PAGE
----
I earned my living teaching college for 29 years, teaching my first course while still a graduate student in 1981 and teaching my last class before taking early retirement (so that I could care for my ailing father) in 2010. I’ve been asked by a fellow Newsviner to write and post a piece on the changes I’ve seen in US higher education during that time and express my opinions on them.
In some very real ways, the educational world in which I started out when I was a freshman in college in 1977 no longer exists. I went to college completely for free on a National Merit Scholarship (and I didn’t even “apply” for it but was automatically considered for it by virtue of my perfect score on the SAT). I also had two other ways I could have gone to college completely for free: the company my Dad worked for annually offered a full scholarship to a child of an employee based on his/her high school record and several individual colleges offered me full free rides as well. Not only did I also go to grad school completely for free, but they actually paid me to go. That world is gone now.
When I graduated from college in 1981, I knew no one in my class who had any significant student debt. I went to an “expensive” private university (though that “expense” seems ludicrously small these days) and my friends who were not on generous scholarships paid the bills with their savings, with grants (which didn’t have to be paid back), and with work study jobs. Even my private college was within the budgets of families who had planned for such expenses in advance. I finished my PhD with only $5000 in student debt, and I wouldn’t even have had that except I borrowed it at those low interest rates to make a downpayment on my home and I had it paid off within a couple of years. That world is gone now.
I don’t think the shift is just that a college education costs so much more now; more importantly, it creates a huge indebtedness on the part of college graduates. No longer can students take classes or choose majors because the subjects interest them; now they must make choices based on their projections of which potential careers will enable them to pay off an adult lifetime worth of educational debt. I see this as a very deliberate strategy on the part of the rich and powerful to make the conditions of getting a college education include the inescapable reality that college graduates will have to work for them forever once their formal educations end. Many students graduating from college this year will still be paying off their college debts when their oldest child starts college.
This has resulted in a major shift from students majoring in liberal arts and sciences fields to students majoring in business and technical fields. The very “meaning” of what it is to be a college graduate is different now. Back in the 1980s, being a college graduate meant that you had a broad-based body of knowledge of math, language, science, civics, history, and so on. That’s no longer true. A student now asks (utterly appropriately, in my opinion), “Why should I go deeper into debt to learn some history or some literature or some art or some foreign language when those things will not add to my earnings capacity once I’m done with school?”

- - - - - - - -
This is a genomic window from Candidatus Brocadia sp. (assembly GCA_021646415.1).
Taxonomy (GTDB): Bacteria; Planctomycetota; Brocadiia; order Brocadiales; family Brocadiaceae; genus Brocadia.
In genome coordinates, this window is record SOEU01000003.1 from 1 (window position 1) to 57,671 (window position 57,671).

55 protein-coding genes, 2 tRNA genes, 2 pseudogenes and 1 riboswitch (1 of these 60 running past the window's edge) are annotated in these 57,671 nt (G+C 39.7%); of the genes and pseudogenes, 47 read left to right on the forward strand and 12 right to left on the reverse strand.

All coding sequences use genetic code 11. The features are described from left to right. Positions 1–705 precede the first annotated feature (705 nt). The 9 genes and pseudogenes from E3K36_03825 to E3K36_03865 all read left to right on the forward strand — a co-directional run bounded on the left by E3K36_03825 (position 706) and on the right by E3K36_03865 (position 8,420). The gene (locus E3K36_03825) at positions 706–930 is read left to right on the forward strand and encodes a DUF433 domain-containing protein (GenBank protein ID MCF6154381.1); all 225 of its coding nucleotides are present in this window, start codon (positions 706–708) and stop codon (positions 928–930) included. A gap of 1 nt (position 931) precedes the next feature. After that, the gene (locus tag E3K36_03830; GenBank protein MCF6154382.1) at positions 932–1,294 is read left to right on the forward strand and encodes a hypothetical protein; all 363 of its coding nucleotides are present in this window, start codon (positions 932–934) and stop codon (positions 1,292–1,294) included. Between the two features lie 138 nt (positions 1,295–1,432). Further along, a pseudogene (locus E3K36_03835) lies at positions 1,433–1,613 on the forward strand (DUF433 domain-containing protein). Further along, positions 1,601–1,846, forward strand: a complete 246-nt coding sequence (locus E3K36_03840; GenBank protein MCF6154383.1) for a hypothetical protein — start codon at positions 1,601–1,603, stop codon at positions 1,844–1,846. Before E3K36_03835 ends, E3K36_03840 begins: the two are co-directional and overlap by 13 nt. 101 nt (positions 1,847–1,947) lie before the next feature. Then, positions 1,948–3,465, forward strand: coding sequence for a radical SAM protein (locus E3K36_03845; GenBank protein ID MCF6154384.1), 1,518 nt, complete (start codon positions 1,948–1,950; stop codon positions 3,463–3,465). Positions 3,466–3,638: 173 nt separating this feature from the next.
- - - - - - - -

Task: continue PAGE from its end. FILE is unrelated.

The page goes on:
What we lose by this is large numbers of young people who are trained with critical thinking skills, who know how to do research, who know how to analyze information logically, who know how to formulate and articulate their thoughts coherently at length, and who can spot and call out bullsh!t when they encounter it. Again, I see this as a very deliberate strategy on the part of the rich and powerful to lessen the number of people who can “think through” the exploitation in which business and the wealthy are engaging.
We also lose “knowledge base.” If almost no one studies ancient history in depth, for instance, we lose the lessons those people learned the hard way millennia ago and run the very real risk of having to learn them again. Just for example, if no one studies the history of the attempt by the English to import Protestant settlers (mostly Scots) into northern Ireland as a way of diluting the influence and power of the Catholic church in Ireland (resulting in the violence and tensions that persist to this day, centuries later), one cannot apply those lessons to forming an educated opinion about Israeli settlement activities on the West Bank and try to project what the likely results of those contemporary actions may well be.
We see the results of this shift harming our democracy already when people ill-educated in American history blithely assume that the US is a “Christian” nation or was founded based upon Christian principles. We see the results of this shift when large numbers of our citizenry are so ill-educated in basic science that they can’t make informed opinions on topics like climate change or stem cell research or evolution. We see the results of this shift when a significant percentage of our population cannot recognize and compensate for the powerful psychological effects of advertising and marketing and how these forces shape, manipulate, and even actually create our desires.
Higher education has shifted from being a part of the formation of humans and citizens to being the creator of workers and consumers. We are the poorer for it both in terms of the debt we incur in the educational process and in terms of the lack of basic kinds of knowledge in those who go through our educational system. Both that debt and that lack were deliberately, purposefully, knowingly created for the benefit of the business and corporate elite.